When you travel through either the Kenya-Uganda Busia or Malaba border points, and you are not a regular in those parts, you will see something that might perplex you.
Because of the One Stop Border Point (OSBP), you have one crossing point. If you’ve done the paperwork for your car, you drive up to a boom gate, flash them, the barrier is raised, and you are in Uganda or Kenya.
However, there is a separate process for the “Malaba people” or “Busia people” – fellows who live in the border towns and surrounding areas on both sides. The swarms of motorcycle taxis (boda boda) bring the “border people” to the boom gate, and stop about 10 metres away.
The passengers alight, and walk on the side of the gate and cross. The boda boda also ride across, and pick them about 20 metres away and cross into Uganda or Kenya. The “border people” don’t flash or get stamps in their IDs, nor are the boda boda subject to inspection.
Like in the African village, border people “just know” who is theirs and who isn’t. There are transnational rules and routines that govern this community that can be impenetrable to those who are outsiders to it.
Who are these “border people” (BP)? They are and have been part of a disruptive lot, including business folks, government officials, and even security officers, who’ve created new networks (and kept alive some old ones), trading communities, who’ve found open spaces and nooks within states where they operate. Soon, they could be the norm, not the exception.
Consider the journey to the Malaba border. After Webuye, you drive along a largely urban corridor, and from Bungoma to Malaba it gets dense. With the emergence of extended urban corridors into the borders, BPs could easily be East Africa’s fastest growing population. Everyone from Webuye, through to Bungoma, Malaba, and onward to Tororo will become one large family of BPs.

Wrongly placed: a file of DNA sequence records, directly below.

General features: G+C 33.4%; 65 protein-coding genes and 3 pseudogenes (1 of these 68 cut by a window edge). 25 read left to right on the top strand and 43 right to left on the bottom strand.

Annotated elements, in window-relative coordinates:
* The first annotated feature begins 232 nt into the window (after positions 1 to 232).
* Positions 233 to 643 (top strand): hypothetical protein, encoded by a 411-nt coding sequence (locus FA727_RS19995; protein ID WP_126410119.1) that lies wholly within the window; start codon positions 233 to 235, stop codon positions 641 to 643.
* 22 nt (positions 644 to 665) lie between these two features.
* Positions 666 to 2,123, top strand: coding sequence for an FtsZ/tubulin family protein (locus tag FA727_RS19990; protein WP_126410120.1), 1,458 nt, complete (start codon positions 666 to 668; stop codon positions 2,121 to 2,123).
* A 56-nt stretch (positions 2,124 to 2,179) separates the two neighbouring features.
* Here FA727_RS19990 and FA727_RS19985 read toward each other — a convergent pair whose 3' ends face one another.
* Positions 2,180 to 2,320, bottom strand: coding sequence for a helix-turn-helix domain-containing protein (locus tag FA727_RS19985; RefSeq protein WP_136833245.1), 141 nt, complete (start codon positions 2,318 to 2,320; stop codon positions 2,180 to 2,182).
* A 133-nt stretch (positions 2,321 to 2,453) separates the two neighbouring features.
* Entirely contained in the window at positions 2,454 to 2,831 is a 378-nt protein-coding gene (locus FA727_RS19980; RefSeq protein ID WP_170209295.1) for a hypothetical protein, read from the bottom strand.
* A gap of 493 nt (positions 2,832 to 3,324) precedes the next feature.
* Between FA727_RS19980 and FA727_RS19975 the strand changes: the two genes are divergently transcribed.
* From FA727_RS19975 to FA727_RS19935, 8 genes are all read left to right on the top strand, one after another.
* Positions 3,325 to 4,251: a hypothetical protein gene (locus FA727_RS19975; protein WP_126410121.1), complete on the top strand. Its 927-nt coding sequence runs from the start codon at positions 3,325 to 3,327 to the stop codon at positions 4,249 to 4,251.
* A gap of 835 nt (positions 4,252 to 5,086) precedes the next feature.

Together with that, we have an ever-growing force of East African homogenisation that, one observer told me, is still little appreciated – the handicraft, or in Kenyan terms Maasai markets.
Art and handicraft represent the highest concentration of cross-East African story-telling in one place.
Along one row, you will run into Tanzanian carvings, Rwandan baskets, Ugandan art, Burundi drums, and South Sudanese bracelets.
Sometimes looked upon by border authorities as trinkets and play things and allowed unfettered passage, the men and women selling stuff in a Maasai market in the big towns in Kenya or Uganda could represent as many of 12 nationalities, going beyond the East African Community to include Democratic Republic of Congo, and as far away as Venda craftsmen and women from South Africa.
Someone asked me: “What is the difference between a Ugandan, Kenyan, and Tanzanian necklace in a Maasai market?”
“Wouldn’t tell you even if my life depended on it,” I said.
“Precisely. A specialist will tell, but the language of these arts has since really become one East African vernacular,” he said.
The transportation of these artefacts is enabled by an intricate regional network, most of it along corridors like Webuye-Bungoma-Malaba-Tororo, onward to Rwanda through Kampala.
If only East African roads could speak, they would tell us some eye-popping things about our future.
Charles Onyango-Obbo is curator of the Wall of Great Africans and publisher of the explainer site Roguechiefs.com. [email protected]